Featured Research

from universities, journals, and other organizations

Cognition and memory improve dramatically in mice when brain compound levels were decreased

Date:
July 6, 2010
Source:
University of Maryland Medical Center
Summary:
For the first time, scientists have linked a brain compound called kynurenic acid to cognition, possibly opening doors for new ways to enhance memory function and treat catastrophic brain diseases, according to a new study. When researchers decreased the levels of kynurenic acid in the brains of mice, their cognition was shown to improve markedly, according to a new study.

For the first time, scientists have linked a brain compound called kynurenic acid to cognition, possibly opening doors for new ways to enhance memory function and treat catastrophic brain diseases, according to a new study from the University of Maryland School of Medicine. When researchers decreased the levels of kynurenic acid in the brains of mice, their cognition was shown to improve markedly, according to the study, which was published in the July issue of the journal Neuropsychopharmacology. The study is the result of decades of pioneering research in the lab of Robert Schwarcz, Ph.D., a professor of psychiatry, pediatrics and pharmacology and experimental therapeutics at the University of Maryland School of Medicine.

Related Articles


"We believe that interventions aimed specifically at reducing the level of kynurenic acid in the brain are a promising strategy for cognitive improvement in both healthy patients and in those suffering from a variety of brain diseases ranging from schizophrenia to Alzheimer's disease," says Dr. Schwarcz.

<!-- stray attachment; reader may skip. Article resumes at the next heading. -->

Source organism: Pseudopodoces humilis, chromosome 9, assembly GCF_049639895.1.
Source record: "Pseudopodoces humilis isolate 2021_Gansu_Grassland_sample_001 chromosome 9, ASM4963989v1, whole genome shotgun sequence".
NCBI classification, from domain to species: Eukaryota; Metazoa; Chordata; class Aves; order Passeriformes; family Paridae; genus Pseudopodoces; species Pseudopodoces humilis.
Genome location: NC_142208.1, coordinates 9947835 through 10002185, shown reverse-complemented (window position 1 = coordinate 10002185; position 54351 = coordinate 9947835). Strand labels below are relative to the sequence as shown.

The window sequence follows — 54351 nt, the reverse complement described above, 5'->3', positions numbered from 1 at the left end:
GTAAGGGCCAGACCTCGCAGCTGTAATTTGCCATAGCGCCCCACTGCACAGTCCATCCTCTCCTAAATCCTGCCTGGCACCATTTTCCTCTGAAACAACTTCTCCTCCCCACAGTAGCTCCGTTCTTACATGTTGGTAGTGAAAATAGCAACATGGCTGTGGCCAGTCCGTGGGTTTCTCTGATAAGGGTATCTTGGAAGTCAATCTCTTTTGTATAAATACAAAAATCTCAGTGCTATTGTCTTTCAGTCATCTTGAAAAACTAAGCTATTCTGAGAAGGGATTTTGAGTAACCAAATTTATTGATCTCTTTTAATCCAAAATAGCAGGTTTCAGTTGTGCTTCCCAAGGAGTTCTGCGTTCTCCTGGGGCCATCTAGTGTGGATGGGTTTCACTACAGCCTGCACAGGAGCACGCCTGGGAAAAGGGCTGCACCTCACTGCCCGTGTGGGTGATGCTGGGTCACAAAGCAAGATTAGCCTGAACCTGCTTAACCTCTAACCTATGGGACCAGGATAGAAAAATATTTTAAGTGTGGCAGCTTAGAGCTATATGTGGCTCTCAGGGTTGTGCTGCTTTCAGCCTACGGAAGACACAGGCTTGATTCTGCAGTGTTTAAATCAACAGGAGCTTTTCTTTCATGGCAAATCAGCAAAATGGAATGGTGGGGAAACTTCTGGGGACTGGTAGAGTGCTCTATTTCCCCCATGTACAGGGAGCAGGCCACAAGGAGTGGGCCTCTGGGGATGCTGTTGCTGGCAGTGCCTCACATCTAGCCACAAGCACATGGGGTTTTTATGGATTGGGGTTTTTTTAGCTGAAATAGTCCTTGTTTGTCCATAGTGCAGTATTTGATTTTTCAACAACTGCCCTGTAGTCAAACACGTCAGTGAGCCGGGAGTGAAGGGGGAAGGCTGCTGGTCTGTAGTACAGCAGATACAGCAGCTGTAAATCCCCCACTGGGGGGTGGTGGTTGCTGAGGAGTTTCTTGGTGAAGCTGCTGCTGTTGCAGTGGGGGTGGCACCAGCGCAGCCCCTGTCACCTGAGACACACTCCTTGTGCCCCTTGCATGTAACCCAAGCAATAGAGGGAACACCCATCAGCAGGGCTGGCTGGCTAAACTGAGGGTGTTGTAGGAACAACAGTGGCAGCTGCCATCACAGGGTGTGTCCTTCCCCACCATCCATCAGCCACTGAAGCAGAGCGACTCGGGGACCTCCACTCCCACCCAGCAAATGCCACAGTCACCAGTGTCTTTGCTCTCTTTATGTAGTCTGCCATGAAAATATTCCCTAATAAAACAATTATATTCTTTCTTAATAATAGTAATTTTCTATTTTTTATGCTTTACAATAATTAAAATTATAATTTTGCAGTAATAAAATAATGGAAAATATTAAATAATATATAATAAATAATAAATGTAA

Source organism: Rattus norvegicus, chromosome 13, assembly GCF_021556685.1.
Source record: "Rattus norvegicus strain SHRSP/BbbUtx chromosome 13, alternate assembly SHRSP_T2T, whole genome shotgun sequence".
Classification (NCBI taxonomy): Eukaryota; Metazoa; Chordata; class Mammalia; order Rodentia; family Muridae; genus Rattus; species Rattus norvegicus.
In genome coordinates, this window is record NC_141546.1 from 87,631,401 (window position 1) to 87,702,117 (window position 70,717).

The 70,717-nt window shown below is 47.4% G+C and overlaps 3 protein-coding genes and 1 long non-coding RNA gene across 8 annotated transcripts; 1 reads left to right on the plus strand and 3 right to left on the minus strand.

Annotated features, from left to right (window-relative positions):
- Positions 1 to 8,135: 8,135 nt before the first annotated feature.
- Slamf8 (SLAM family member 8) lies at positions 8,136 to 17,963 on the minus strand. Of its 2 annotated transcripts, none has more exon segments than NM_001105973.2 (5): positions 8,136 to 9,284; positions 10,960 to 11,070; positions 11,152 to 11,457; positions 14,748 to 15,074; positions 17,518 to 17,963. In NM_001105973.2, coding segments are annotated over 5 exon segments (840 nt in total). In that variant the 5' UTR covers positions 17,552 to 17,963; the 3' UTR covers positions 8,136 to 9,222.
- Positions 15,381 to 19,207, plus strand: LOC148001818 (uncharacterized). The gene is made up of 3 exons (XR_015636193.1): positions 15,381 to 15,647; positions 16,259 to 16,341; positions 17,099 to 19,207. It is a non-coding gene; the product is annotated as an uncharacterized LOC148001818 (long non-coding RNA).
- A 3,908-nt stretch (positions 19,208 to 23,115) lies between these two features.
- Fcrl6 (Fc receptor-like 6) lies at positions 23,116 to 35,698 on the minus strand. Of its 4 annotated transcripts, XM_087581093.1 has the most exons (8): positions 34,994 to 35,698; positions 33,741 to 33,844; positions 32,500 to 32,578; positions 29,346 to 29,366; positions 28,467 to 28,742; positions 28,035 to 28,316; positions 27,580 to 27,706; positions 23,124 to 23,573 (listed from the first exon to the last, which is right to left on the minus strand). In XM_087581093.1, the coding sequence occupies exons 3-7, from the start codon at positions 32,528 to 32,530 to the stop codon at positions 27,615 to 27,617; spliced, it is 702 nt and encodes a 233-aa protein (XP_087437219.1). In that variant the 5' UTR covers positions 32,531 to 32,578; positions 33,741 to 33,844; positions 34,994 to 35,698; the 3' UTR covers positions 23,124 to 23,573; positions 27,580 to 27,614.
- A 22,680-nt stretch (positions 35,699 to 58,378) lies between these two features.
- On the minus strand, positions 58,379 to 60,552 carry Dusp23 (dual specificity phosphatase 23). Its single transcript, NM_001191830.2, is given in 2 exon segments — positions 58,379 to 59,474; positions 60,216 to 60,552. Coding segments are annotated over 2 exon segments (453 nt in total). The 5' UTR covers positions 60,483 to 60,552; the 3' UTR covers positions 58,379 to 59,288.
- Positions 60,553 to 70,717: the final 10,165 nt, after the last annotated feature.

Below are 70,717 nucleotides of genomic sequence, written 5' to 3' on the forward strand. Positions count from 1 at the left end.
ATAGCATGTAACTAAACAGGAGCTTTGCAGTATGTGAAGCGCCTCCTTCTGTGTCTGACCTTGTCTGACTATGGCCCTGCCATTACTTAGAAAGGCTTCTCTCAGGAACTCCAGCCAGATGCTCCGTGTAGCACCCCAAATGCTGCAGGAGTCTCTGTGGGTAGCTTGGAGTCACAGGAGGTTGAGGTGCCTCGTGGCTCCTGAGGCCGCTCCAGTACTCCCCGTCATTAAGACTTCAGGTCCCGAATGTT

Kynurenic acid is a substance with unique biological properties and is produced when the brain metabolizes the amino acid L-tryptophan. The compound is related to another breakdown product of tryptophan known as quinolinic acid. In 1983, Dr. Schwarz published a paper in the journal Science identifying the critical role excessive quinolinic acid plays in the neurodegenerative disorder Huntington's disease. He has since designed a therapeutic strategy targeting quinolinic acid for the treatment of Huntington's disease. Dr. Schwarcz also is involved in a company called VistaGen, which pursues the development of neuroprotective drugs based on this concept.

In the study published this month, Dr. Schwarcz and his colleagues at the Maryland Psychiatric Research Center -- a clinical and basic science research center at the University of Maryland School of Medicine -- examined mice that had been genetically engineered to have more than 70 percent lower kynurenic acid levels than ordinary mice. These mice were found to perform significantly better than their normal peers on several widely used tests that specifically measure function in the hippocampus. The hippocampus is a critical area of the brain for memory and spatial navigation. The mice were clearly superior in their ability to explore and recognize objects, to remember unpleasant experiences and to navigate a maze. The engineered animals also showed increased hippocampal plasticity, meaning they had a greatly improved ability to convert electrical stimuli into long-lasting memories.

"These results are very exciting, because they open up an entirely new way of thinking about the formation and retrieval of memories," says Dr. Schwarcz. "Kynurenic acid has been known for more than 150 years, but only now do we recognize it as a major player in one of the fundamental functions of the brain. Our most recent work, still unpublished, shows that new chemicals that specifically influence the production of kynurenic acid in the brain predictably affect cognition. We are now in the process of developing such compounds for cognitive enhancement in humans."